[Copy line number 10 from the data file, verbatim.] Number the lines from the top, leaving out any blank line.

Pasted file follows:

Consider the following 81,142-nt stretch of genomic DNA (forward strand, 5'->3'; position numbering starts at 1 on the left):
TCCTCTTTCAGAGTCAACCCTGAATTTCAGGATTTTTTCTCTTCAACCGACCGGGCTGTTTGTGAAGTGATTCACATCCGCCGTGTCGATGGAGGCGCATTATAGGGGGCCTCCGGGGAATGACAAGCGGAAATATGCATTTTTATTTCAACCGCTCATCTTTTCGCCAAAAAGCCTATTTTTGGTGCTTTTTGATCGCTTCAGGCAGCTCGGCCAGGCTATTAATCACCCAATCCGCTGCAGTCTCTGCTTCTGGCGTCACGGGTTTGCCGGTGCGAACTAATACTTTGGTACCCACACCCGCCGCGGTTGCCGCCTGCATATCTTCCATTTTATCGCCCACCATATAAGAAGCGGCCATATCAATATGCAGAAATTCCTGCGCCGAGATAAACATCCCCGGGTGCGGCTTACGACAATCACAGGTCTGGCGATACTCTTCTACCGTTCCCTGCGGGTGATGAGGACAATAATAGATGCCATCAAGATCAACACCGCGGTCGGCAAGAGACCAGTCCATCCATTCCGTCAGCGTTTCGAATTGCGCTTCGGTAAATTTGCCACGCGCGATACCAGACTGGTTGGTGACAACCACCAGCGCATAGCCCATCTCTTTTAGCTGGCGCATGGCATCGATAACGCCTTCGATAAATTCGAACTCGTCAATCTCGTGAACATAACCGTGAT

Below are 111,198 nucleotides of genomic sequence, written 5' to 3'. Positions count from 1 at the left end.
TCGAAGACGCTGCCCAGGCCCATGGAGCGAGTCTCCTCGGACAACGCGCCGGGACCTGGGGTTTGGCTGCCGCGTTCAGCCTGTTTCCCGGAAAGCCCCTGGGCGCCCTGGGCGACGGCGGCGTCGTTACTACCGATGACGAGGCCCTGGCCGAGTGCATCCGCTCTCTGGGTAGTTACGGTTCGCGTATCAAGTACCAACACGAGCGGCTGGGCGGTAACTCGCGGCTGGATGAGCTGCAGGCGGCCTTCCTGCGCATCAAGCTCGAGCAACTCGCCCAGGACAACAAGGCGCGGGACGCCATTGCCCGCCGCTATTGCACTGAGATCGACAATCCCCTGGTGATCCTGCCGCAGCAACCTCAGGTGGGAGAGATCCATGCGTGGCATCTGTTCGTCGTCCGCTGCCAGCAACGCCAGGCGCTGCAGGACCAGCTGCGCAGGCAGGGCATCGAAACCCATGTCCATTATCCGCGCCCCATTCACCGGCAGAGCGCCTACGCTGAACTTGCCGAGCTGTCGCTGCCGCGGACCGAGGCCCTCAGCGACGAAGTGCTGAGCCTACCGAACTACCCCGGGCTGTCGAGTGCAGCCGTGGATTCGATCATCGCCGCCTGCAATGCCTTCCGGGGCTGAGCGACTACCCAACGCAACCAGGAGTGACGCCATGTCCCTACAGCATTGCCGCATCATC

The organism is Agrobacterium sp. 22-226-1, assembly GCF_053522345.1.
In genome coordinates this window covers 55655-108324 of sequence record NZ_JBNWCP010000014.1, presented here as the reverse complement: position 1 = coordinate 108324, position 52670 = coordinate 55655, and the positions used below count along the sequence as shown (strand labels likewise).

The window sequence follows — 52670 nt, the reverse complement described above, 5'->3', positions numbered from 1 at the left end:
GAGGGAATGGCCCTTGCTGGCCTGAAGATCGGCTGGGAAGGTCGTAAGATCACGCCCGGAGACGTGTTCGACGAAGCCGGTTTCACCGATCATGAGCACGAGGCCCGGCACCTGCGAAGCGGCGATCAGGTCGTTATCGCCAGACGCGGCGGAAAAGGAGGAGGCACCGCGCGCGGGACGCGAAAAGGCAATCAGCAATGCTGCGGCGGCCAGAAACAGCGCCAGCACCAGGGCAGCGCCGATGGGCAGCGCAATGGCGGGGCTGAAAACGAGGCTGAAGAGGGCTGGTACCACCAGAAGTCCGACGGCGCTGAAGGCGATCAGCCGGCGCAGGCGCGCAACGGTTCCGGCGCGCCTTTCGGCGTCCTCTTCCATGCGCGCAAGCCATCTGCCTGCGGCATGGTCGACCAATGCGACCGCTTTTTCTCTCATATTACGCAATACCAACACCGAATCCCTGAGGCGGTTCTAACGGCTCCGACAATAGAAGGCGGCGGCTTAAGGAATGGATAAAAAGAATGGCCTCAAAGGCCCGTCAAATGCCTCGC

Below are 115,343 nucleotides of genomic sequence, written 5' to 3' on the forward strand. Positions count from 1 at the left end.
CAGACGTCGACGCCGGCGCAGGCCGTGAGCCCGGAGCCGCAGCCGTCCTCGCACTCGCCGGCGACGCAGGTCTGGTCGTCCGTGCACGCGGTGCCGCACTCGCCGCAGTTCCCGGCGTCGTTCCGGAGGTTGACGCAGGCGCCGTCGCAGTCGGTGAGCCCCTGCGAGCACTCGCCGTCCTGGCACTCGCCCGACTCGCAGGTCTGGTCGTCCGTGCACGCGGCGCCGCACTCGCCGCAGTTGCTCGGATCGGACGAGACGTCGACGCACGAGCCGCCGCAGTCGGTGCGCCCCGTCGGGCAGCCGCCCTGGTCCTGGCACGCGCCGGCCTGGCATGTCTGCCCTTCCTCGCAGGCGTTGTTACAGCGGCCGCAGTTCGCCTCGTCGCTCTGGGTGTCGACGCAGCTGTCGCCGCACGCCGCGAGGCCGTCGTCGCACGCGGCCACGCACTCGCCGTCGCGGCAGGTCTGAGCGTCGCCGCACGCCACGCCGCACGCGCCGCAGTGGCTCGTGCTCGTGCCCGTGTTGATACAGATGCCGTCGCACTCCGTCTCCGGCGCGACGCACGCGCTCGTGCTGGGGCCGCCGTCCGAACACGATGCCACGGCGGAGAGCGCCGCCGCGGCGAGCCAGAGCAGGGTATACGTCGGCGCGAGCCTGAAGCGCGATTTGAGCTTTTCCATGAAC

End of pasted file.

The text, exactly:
CAGACGTCGACGCCGGCGCAGGCCGTGAGCCCGGAGCCGCAGCCGTCCTCGCACTCGCCGGCGACGCAGGTCTGGTCGTCCGTGCACGCGGTGCCGCACTCGCCGCAGTTCCCGGCGTCGTTCCGGAGGTTGACGCAGGCGCCGTCGCAGTCGGTGAGCCCCTGCGAGCACTCGCCGTCCTGGCACTCGCCCGACTCGCAGGTCTGGTCGTCCGTGCACGCGGCGCCGCACTCGCCGCAGTTGCTCGGATCGGACGAGACGTCGACGCACGAGCCGCCGCAGTCGGTGCGCCCCGTCGGGCAGCCGCCCTGGTCCTGGCACGCGCCGGCCTGGCATGTCTGCCCTTCCTCGCAGGCGTTGTTACAGCGGCCGCAGTTCGCCTCGTCGCTCTGGGTGTCGACGCAGCTGTCGCCGCACGCCGCGAGGCCGTCGTCGCACGCGGCCACGCACTCGCCGTCGCGGCAGGTCTGAGCGTCGCCGCACGCCACGCCGCACGCGCCGCAGTGGCTCGTGCTCGTGCCCGTGTTGATACAGATGCCGTCGCACTCCGTCTCCGGCGCGACGCACGCGCTCGTGCTGGGGCCGCCGTCCGAACACGATGCCACGGCGGAGAGCGCCGCCGCGGCGAGCCAGAGCAGGGTATACGTCGGCGCGAGCCTGAAGCGCGATTTGAGCTTTTCCATGAAC